Amid coronavirus, this MIT study will make you always wash your hands at the airport – CNBC

Researchers from MIT say that washing your hands at the airport could help curb a pandemic by up to 69% — and that includes flu-like illnesses such as coronavirus.

Coronavirus, which was renamed COVID-19 on Tuesday, is believed to be spread through respiratory droplets that are expelled by coughing and sneezing.

Experts and the Centers for Disease Control and the World Health Organization say that proper hand-washing is the best defense against contracting the virus, which has infected more than 45,000 people and led to at least 1,115 deaths.

Although hand-washing may seem like a basic task, studies suggest that 30% of people don’t wash their hands after using the toilet.

In airports, specifically, studies suggest that only about 20% of people have clean hands, Christos Nicolaides, study author and postdoctoral fellow at the MIT Sloan School of Management said in a release.

Studies suggest that 30% of people don’t wash their hands after using the toilet

That’s a big problem, because airports and airplanes are notoriously germy given the high traffic and turnover. (Coronavirus “super spreader” businessman Steve Walsh likely contracted the virus at a conference in Singapore, then flew to France and traveled to Geneva, Switzerland, and finally flew England’s Gatwick Airport, for example.)

Other research has shown that self‐service check‐in screens, gate bench armrests, water fountain buttons, door handles at airports, seats, tray tables and handles of lavatories in aircraft, tend to be bacteria hotspots. So, it’s extra important to wash your hands after touching these areas.

For this study, researchers used epidemiological modeling to simulate how hand-washing could impact the “diffusion of infections worldwide.” They calculated that if 60% of travelers had clean hands, it has the potential to slow a global disease by 69%. But even if just 30% of travelers kept their hands clean, it could reduce the impact of a disease by 24%.

Researchers also determined the airports that theoretically could have the most impact in spreading a virus, because they provide direct connections to “mega-hub airports,” offer in- and out-bound international flights and are located at “geographically conjunctive points.”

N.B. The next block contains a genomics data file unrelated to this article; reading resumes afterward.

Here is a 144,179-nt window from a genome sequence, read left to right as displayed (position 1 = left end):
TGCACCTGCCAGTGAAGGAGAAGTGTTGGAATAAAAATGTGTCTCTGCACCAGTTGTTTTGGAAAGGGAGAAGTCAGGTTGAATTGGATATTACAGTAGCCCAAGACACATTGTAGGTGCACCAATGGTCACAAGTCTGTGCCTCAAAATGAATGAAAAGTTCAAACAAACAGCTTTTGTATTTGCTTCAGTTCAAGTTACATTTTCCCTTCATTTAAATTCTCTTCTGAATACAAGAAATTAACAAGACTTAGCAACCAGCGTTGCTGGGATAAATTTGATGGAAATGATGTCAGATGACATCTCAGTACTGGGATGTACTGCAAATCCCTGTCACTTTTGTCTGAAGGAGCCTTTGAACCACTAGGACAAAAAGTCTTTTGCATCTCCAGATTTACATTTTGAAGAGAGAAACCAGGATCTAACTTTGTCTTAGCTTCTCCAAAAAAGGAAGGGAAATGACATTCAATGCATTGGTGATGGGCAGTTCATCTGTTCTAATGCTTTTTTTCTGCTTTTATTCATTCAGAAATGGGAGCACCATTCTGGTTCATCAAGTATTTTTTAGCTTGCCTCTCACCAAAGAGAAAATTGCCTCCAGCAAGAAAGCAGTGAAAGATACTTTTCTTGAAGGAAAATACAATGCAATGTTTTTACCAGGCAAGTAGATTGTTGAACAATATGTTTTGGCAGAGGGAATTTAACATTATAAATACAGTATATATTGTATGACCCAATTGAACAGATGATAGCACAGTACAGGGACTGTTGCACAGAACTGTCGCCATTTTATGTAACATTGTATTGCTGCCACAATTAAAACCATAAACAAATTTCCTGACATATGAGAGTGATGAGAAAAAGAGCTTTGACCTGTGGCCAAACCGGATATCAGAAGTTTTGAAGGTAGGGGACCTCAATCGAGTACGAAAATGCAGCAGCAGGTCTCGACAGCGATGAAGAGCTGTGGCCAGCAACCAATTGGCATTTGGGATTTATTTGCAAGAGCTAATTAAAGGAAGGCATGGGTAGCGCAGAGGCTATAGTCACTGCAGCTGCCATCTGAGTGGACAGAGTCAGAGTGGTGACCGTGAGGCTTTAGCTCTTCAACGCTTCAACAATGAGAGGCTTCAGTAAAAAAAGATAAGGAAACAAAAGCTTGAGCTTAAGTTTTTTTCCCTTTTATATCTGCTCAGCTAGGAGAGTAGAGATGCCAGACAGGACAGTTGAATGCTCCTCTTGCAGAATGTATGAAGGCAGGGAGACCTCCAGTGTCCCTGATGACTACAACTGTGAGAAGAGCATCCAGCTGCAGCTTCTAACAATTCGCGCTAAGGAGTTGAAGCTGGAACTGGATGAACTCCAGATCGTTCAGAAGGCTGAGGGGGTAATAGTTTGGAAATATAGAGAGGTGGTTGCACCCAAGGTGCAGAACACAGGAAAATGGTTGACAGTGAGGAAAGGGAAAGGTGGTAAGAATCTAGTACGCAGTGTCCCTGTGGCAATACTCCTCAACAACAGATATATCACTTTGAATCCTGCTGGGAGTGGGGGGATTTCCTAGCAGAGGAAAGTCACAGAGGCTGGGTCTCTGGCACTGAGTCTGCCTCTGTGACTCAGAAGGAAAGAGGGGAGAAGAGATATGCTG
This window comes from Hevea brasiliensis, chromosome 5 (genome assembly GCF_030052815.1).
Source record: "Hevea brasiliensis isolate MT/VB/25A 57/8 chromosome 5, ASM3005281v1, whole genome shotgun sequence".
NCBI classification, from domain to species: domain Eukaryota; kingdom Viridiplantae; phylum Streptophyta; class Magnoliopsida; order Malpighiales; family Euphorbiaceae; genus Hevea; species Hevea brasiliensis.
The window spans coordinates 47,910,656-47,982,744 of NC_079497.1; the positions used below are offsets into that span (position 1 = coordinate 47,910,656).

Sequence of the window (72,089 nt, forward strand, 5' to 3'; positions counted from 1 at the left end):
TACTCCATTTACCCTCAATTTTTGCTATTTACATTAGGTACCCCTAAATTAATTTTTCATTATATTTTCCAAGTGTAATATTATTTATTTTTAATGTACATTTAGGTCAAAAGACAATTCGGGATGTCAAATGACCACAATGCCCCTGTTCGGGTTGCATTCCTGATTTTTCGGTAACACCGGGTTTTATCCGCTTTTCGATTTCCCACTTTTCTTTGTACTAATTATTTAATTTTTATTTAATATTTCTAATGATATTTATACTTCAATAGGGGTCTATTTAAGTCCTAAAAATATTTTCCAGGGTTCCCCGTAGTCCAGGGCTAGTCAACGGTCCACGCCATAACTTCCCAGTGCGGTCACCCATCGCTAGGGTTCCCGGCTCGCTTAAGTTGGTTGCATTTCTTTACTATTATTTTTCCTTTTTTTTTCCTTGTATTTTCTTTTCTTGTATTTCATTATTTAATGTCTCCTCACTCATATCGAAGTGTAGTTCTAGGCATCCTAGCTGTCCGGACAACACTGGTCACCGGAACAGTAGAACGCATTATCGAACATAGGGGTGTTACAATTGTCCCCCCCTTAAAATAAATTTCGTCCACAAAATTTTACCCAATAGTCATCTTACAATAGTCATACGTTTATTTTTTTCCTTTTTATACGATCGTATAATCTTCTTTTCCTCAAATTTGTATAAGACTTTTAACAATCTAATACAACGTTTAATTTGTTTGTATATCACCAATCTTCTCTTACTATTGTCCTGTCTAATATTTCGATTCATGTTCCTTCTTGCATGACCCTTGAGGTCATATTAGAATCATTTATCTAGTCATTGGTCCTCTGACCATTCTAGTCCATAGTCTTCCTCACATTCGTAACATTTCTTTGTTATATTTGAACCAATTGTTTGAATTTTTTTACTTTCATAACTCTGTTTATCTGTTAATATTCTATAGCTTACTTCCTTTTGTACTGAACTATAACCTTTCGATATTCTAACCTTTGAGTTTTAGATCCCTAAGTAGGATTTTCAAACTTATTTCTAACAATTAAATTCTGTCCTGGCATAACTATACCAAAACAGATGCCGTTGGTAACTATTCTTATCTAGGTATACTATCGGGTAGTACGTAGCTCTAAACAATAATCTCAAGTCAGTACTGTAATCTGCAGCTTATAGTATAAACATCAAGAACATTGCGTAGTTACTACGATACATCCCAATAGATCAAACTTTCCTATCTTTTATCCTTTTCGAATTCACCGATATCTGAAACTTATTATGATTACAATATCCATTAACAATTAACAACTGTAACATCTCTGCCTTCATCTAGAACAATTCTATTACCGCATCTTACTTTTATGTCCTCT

With those metrics, the airports that they deemed would have the “greatest impact” are London’s Heathrow, Los Angeles International Airport, John F. Kennedy International Airport in New York, Sydney Airport and Paris-Charles De Gaulle Airport.

Of course, these findings are limited because they’re based on theoretical models. The U.S. Department of Health and Human Services told Americans on Jan. 31 not to travel to China, where the coronanvirus outbreak began, and several major airlines have suspended flights to mainland China.

But washing your hands is the “primary thing” that people can do to minimize exposure to COVID-19, David Powell, medical advisor at the International Air Transport Association told CNBC Wednesday. Although many people are wearing surgical facemasks for protection, the CDC doesn’t recommend it for people who are well.

And there is a “right way” to wash your hands. The CDC recommends washing your hands with soap and water for at least 20 seconds (or the time it takes you to sing “Happy Birthday” twice), and then rinse your hands and dry them using a clean towel. In instances when you can’t wash your hands, using a 60% alcohol-based hand sanitizer will get rid of some germs, but not all.

It’s important to wash your hands before, during and after food prep or eating, and after using the toilet, changing a diaper, blowing your nose, coughing or sneezing. If you’re caring for someone who is sick with diarrhea or vomiting, treating a cut or wound, touching an animal or handling garbage, the CDC also advises washing your hands.

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